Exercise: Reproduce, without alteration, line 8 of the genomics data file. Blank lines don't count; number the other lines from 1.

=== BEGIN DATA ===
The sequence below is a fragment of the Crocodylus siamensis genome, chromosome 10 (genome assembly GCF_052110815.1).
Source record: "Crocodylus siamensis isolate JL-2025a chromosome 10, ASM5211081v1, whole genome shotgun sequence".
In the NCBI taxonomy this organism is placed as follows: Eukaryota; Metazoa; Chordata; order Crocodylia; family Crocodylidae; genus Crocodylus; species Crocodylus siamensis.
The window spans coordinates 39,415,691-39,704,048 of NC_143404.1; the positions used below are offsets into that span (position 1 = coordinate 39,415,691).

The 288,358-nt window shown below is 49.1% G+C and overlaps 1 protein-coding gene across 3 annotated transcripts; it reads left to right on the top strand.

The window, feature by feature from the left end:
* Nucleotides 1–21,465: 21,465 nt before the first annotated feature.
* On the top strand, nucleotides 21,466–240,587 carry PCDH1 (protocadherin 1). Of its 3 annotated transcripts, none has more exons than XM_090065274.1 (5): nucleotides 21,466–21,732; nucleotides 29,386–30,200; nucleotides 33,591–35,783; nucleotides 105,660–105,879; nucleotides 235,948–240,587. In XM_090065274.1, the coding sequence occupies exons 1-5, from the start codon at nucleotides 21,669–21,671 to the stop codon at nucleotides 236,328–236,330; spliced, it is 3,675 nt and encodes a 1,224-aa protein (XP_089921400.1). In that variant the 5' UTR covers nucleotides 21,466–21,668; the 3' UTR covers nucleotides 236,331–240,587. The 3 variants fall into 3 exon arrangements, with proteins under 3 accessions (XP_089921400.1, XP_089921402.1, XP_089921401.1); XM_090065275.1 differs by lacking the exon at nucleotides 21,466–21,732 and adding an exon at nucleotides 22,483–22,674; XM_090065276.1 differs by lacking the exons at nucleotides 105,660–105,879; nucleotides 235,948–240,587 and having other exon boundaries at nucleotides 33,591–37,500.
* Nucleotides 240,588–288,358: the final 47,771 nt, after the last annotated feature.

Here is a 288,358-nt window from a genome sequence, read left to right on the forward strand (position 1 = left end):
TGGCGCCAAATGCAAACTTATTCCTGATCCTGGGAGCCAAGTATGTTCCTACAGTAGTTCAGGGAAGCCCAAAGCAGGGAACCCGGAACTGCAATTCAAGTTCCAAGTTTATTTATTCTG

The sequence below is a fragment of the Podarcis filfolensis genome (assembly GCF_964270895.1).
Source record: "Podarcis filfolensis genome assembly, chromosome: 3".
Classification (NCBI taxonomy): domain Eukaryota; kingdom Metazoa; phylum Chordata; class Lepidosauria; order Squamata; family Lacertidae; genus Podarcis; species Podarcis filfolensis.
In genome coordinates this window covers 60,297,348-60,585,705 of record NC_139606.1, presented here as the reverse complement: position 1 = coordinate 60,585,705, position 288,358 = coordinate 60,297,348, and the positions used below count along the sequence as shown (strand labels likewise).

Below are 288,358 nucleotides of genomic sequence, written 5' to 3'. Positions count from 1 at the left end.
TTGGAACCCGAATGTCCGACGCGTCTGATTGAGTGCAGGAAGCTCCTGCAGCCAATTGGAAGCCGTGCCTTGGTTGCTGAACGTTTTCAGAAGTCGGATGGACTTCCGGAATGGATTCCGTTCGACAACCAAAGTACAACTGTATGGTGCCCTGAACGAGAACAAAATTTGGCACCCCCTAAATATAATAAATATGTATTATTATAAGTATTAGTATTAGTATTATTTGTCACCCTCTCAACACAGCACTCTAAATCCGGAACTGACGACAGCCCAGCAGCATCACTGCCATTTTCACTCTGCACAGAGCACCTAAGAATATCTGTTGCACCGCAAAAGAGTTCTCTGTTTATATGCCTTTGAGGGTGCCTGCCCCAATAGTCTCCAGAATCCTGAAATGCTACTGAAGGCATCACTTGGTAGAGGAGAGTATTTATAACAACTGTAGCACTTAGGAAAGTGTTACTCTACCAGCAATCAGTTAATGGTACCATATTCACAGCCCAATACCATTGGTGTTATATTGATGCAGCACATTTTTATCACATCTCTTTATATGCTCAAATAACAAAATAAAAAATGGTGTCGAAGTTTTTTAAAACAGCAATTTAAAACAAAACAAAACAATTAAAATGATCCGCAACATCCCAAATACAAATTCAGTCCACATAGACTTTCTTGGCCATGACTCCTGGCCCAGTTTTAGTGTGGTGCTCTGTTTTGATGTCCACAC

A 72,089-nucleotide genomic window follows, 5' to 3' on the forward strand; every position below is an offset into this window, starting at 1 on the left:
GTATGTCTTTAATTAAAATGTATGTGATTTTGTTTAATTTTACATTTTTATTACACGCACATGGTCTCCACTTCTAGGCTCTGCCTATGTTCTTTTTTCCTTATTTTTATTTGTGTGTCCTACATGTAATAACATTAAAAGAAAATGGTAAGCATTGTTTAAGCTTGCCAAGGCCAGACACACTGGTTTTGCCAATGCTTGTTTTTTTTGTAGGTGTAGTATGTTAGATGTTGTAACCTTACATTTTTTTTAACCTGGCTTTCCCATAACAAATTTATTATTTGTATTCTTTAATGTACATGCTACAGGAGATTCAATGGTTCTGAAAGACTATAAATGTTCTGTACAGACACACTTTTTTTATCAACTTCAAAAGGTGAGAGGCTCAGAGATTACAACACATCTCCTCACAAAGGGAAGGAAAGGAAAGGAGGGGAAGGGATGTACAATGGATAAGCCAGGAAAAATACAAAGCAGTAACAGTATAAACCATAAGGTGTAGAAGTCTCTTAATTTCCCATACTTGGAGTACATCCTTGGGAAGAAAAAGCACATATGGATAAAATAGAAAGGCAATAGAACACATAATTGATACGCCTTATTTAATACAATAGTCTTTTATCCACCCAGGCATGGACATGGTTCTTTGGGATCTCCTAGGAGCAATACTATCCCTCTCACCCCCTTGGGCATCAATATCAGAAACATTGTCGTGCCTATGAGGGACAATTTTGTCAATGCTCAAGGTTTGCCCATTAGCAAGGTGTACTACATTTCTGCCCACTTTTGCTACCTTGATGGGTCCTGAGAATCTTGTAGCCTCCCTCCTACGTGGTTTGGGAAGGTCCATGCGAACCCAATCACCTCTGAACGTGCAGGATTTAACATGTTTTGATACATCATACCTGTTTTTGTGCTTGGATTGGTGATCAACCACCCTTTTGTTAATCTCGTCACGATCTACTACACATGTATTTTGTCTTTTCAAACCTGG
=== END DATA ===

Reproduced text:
* On the top strand, nucleotides 21,466–240,587 carry PCDH1 (protocadherin 1). Of its 3 annotated transcripts, none has more exons than XM_090065274.1 (5): nucleotides 21,466–21,732; nucleotides 29,386–30,200; nucleotides 33,591–35,783; nucleotides 105,660–105,879; nucleotides 235,948–240,587. In XM_090065274.1, the coding sequence occupies exons 1-5, from the start codon at nucleotides 21,669–21,671 to the stop codon at nucleotides 236,328–236,330; spliced, it is 3,675 nt and encodes a 1,224-aa protein (XP_089921400.1). In that variant the 5' UTR covers nucleotides 21,466–21,668; the 3' UTR covers nucleotides 236,331–240,587. The 3 variants fall into 3 exon arrangements, with proteins under 3 accessions (XP_089921400.1, XP_089921402.1, XP_089921401.1); XM_090065275.1 differs by lacking the exon at nucleotides 21,466–21,732 and adding an exon at nucleotides 22,483–22,674; XM_090065276.1 differs by lacking the exons at nucleotides 105,660–105,879; nucleotides 235,948–240,587 and having other exon boundaries at nucleotides 33,591–37,500.